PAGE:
However, classifying tornadoes according to categories is not without its snags, as it is very difficult to precisely measure the actual wind speeds involved. To achieve this, a so-called dual polarisation radar would have to be installed at or at least near the location of the storm. This special Doppler radar uses the polarised microwaves reflected by the raindrops, ice and dust particles circulating in the tornado vortex to determine its forward speed. During the season for severe thunderstorms, professional US storm chasers – often with the financial backing of local weather TV stations – use such modern and extremely expensive mobile equipment (Doppler On Wheels, known as DOW for short) to chase after supercell thunderstorms in their specially equipped vehicles on the lookout for potential tornadoes. Despite this, however, their pickings are fairly lean: only between 20 and 30 of the more than a thousand US tornadoes each year can be analysed in this way.

Enhanced Fujita Scale in the US

Tornadoes in Germany are more common than you might think, although they rarely cause any great damage. However, two storms in 2015 were so strong that not even solid stone walls were able to withstand their power. © Storm Prediction Center, NOAA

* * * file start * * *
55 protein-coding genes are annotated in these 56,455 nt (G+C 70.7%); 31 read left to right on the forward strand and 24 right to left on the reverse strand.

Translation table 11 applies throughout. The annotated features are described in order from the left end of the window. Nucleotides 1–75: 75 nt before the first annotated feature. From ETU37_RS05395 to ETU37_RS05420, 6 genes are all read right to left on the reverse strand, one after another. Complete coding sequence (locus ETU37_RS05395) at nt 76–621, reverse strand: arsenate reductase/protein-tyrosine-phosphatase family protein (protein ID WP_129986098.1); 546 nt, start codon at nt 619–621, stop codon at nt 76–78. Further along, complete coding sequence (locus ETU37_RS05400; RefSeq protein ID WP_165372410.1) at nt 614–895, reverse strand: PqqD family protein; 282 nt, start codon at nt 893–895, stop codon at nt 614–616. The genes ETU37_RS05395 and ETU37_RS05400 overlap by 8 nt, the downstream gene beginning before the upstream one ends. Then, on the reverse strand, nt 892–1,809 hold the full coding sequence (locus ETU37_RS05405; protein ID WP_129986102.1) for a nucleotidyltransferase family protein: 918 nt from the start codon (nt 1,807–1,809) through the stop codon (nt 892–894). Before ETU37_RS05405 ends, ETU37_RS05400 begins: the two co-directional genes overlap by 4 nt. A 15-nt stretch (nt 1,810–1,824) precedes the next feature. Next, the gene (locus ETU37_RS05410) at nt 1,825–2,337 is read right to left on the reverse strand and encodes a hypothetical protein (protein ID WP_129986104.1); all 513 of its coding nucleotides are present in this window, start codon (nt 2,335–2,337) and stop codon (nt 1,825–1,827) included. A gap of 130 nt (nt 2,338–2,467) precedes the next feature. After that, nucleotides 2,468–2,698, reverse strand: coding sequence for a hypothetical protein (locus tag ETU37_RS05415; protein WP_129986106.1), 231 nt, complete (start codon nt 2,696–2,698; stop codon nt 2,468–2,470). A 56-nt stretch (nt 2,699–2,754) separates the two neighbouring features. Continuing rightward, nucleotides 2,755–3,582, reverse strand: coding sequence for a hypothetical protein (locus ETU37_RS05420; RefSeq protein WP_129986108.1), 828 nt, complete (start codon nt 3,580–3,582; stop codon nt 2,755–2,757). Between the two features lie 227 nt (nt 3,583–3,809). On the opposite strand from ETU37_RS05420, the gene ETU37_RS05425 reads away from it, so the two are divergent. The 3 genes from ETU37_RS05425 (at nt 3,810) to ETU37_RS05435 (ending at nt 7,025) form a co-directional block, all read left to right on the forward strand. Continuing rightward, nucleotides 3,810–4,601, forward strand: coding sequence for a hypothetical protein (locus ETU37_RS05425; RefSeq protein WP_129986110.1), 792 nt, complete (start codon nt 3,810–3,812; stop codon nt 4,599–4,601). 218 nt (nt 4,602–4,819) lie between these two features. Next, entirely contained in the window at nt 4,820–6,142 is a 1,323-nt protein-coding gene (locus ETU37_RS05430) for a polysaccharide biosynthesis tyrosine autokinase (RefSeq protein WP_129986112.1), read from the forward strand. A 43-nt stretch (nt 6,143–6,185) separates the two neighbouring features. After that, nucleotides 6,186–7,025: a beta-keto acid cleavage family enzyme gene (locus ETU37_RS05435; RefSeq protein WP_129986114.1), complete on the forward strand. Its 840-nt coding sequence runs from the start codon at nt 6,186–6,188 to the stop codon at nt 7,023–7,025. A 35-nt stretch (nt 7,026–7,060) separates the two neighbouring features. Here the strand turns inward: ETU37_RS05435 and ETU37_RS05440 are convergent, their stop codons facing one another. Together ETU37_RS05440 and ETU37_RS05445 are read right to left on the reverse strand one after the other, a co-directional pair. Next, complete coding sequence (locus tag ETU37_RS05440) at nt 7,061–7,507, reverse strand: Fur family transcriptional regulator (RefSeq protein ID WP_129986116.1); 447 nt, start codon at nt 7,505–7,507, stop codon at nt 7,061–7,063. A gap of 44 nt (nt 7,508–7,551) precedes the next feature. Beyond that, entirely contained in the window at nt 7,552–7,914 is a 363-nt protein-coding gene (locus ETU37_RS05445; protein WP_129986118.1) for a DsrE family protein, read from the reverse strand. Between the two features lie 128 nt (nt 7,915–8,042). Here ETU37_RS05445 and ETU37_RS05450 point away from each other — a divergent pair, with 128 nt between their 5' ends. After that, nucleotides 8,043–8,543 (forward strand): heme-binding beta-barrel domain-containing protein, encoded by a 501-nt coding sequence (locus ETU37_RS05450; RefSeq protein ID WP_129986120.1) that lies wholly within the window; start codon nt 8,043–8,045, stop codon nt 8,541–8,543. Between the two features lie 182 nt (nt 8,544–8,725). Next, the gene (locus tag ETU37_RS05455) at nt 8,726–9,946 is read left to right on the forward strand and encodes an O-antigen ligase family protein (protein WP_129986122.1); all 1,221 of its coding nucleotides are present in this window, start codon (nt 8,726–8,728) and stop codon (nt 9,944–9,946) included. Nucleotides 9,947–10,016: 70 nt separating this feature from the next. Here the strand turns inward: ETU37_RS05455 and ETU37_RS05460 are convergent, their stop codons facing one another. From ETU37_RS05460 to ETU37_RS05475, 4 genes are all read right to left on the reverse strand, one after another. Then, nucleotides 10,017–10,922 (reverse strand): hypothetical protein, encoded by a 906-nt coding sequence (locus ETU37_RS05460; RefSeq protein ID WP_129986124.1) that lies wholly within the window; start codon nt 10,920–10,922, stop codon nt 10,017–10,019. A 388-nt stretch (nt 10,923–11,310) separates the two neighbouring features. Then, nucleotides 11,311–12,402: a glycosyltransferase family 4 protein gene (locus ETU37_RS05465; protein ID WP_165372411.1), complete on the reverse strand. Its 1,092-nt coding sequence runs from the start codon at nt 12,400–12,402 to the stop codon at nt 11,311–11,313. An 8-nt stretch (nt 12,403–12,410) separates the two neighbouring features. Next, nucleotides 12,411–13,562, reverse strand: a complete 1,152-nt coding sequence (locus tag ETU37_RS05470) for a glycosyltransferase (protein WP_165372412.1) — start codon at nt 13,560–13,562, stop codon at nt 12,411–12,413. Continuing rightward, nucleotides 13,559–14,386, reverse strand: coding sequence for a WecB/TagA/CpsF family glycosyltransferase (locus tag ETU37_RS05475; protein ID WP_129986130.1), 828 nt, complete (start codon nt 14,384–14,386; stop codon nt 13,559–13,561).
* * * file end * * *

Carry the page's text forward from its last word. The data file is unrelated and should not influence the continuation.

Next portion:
Fujita Scale and Enhanced Fujita Scale

As most European storm chasers do not have access to such sophisticated equipment, it would be sheer luck for a mobile Doppler radar to be in the right place when a tornado strikes. Classifying a gale-force wind according to the F Scale is therefore a highly imprecise – even arbitrary – affair and can in most cases only be achieved by analysing damage data to establish the wind speeds involved.

This is where the Enhanced Fujita Scale (EF Scale) comes into play, according to which windstorms have been classified in the US since 2007. It is based on a formula which assesses 28 loss indicators for the building stock and vegetation, and thus provides an indirect indication of the wind speed. Structural engineering experience has shown that certain damage patterns can occur at lower wind speeds than indicated in the F Scale. More pronounced differences between the two scales (see page 26) are particularly evident for extreme values (EF3 and upwards). Clearly, the indicators based on building stock damage depend on the local building codes and materials in use. The masonry commonly used for building construction in Germany is less vulnerable to the destructive forces of a tornado than the timber constructions frequently found in the US. In order to transfer the EF Scale to Germany or central Europe, all 28 parameters relating to the building stock would have to be adjusted or redefined. In the meantime, it has been suggested that tornadoes should not be classified purely on the basis of wind speed but rather on more loss-relevant factors such as kinetic energy and impact force. Engineers and scientists are working on this subject, but a final consensus has not yet been reached.

Difficult to establish pure tornado losses